Objectives: The goal of this study is to identify United States registered dietitian nutritionists’ (RDN) knowledge and experience with regard to Islamic dietary practices. The global population of Muslims is just over 2 billion people; about 25% of the world population. Therefore, it is relevant and important to understand and address possible barriers Muslims encounter when seeking nutrition care.
Methods: A survey was designed and disseminated to 5,000 US RDNs to examine their knowledge of Islamic dietary laws, self-perceived skill and knowledge of Islamic dietary laws and application of Islamic dietary laws into nutrition recommendations. All RDNs belong to the AND and may belong to a dietetic practice group or member interest group. Data was collected from October 2016-January 2017. Data was analyzed with SPSS and includes descriptive and correlational measures.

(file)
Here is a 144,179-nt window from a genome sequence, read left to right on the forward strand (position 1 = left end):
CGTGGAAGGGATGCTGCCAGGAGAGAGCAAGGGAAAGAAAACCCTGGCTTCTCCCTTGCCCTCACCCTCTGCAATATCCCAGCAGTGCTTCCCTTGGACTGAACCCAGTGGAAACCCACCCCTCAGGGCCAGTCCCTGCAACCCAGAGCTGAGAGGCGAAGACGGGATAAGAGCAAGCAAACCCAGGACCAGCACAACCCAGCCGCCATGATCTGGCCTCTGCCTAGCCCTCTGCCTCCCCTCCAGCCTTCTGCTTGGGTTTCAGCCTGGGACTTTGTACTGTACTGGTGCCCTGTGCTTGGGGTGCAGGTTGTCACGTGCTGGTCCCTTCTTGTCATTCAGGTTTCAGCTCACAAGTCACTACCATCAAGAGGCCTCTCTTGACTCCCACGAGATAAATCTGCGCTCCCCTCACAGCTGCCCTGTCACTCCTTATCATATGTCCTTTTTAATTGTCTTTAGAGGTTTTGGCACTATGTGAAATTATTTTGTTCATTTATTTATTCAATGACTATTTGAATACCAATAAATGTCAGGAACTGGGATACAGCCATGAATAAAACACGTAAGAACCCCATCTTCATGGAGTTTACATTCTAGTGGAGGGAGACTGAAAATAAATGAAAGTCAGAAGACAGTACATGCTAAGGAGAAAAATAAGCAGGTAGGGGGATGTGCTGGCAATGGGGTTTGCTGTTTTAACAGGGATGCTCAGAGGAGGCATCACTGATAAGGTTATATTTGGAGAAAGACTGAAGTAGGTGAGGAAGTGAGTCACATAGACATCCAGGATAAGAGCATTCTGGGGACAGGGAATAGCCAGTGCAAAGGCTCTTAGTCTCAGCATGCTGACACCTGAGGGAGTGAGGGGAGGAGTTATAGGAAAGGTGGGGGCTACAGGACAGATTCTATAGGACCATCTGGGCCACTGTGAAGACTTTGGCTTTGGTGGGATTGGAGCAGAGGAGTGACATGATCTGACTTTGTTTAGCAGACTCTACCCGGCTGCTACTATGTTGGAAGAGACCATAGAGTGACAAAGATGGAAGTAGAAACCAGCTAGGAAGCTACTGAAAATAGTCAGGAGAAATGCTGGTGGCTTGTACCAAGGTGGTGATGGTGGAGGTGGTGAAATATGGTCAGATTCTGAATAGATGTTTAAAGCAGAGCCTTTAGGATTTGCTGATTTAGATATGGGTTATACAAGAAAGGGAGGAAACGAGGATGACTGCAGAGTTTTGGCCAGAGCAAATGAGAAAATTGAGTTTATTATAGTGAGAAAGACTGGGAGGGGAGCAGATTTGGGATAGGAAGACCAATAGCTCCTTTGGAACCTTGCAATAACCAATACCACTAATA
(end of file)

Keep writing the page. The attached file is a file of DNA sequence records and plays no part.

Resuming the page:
Results: A total of 359 responses were collected. Of these, 90% were non-Hispanic white; 26% in the 30-35 age range; 96% female; 25% a practicing RDN for 6-10 years. Over half, 53%, were “Not at all” or “A little” knowledgeable of the term Halal; 67% were “Not at all” knowledgeable of the term Haram; 47% were “Not at all” or “A little” understanding of Ramadan. The majority, 62%, were “Not at all” or “A little” understanding of Islamic dietary laws. Over two-thirds (68%), correctly identified foods commonly eaten to break Ramadan fast; 25% correctly identified halal foods; 28% correctly identified haram foods.
Conclusion: Nearly two-thirds (65%), reported having had a Muslim patient. Interestingly, self-perceived knowledge was rated lower than self-perceived confidence and skill. Results of this survey may suggest the need for a resource that summarizes basic Islamic dietary practices and how RDNs can incorporate them into nutritional recommendations.
|Commitee:||Savery, Patrice, Thall, Michelle|
|Department:||Department of Nutrition|
|School Location:||United States -- Washington|
|Source:||MAI 56/05M(E), Masters Abstracts International|
|Subjects:||Nutrition, Public health|
|Keywords:||Halal, Islamic dietary practices, RDN, Registered dietitian nutritionist|
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